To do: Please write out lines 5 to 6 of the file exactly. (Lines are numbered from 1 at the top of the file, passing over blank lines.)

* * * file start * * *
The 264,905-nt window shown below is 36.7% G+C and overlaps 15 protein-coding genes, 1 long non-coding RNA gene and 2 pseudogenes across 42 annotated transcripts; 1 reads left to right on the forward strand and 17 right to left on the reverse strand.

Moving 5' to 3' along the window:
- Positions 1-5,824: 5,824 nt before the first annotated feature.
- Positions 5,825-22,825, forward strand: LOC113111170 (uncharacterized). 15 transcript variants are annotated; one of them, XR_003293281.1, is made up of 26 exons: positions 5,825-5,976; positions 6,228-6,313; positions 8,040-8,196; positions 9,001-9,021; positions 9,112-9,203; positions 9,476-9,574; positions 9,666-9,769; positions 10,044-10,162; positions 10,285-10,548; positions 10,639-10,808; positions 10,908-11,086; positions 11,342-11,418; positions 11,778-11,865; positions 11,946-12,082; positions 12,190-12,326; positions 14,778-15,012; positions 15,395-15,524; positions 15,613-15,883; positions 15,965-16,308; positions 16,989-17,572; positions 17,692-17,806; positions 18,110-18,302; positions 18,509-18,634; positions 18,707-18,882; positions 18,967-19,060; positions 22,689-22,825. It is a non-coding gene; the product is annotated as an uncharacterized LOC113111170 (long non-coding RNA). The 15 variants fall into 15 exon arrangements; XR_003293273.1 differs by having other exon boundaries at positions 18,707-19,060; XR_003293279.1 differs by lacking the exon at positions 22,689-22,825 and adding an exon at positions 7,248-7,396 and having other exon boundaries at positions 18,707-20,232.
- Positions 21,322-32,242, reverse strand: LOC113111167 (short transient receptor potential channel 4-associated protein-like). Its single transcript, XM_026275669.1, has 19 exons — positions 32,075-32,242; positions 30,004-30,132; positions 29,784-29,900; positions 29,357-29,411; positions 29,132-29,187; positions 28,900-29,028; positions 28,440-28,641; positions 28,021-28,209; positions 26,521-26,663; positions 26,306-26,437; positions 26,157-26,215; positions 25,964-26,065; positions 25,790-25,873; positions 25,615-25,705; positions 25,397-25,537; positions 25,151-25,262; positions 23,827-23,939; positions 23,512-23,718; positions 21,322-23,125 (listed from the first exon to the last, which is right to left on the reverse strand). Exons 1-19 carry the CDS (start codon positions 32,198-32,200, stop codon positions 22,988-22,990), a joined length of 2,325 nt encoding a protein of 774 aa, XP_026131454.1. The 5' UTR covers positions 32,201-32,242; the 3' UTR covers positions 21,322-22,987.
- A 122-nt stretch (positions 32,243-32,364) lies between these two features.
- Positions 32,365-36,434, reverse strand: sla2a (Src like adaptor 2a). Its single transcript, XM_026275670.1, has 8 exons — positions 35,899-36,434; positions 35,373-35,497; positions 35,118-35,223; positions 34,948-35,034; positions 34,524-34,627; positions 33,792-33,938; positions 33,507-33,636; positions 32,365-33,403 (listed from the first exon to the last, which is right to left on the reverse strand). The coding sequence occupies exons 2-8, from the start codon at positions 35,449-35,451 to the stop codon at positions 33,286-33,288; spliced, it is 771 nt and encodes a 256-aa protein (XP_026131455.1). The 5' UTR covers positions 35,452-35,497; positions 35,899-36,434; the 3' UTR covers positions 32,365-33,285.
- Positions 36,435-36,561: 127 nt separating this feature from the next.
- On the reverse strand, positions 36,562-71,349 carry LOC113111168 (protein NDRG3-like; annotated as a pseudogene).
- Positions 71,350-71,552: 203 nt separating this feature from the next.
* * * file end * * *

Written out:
- Positions 21,322-32,242, reverse strand: LOC113111167 (short transient receptor potential channel 4-associated protein-like). Its single transcript, XM_026275669.1, has 19 exons — positions 32,075-32,242; positions 30,004-30,132; positions 29,784-29,900; positions 29,357-29,411; positions 29,132-29,187; positions 28,900-29,028; positions 28,440-28,641; positions 28,021-28,209; positions 26,521-26,663; positions 26,306-26,437; positions 26,157-26,215; positions 25,964-26,065; positions 25,790-25,873; positions 25,615-25,705; positions 25,397-25,537; positions 25,151-25,262; positions 23,827-23,939; positions 23,512-23,718; positions 21,322-23,125 (listed from the first exon to the last, which is right to left on the reverse strand). Exons 1-19 carry the CDS (start codon positions 32,198-32,200, stop codon positions 22,988-22,990), a joined length of 2,325 nt encoding a protein of 774 aa, XP_026131454.1. The 5' UTR covers positions 32,201-32,242; the 3' UTR covers positions 21,322-22,987.
- A 122-nt stretch (positions 32,243-32,364) lies between these two features.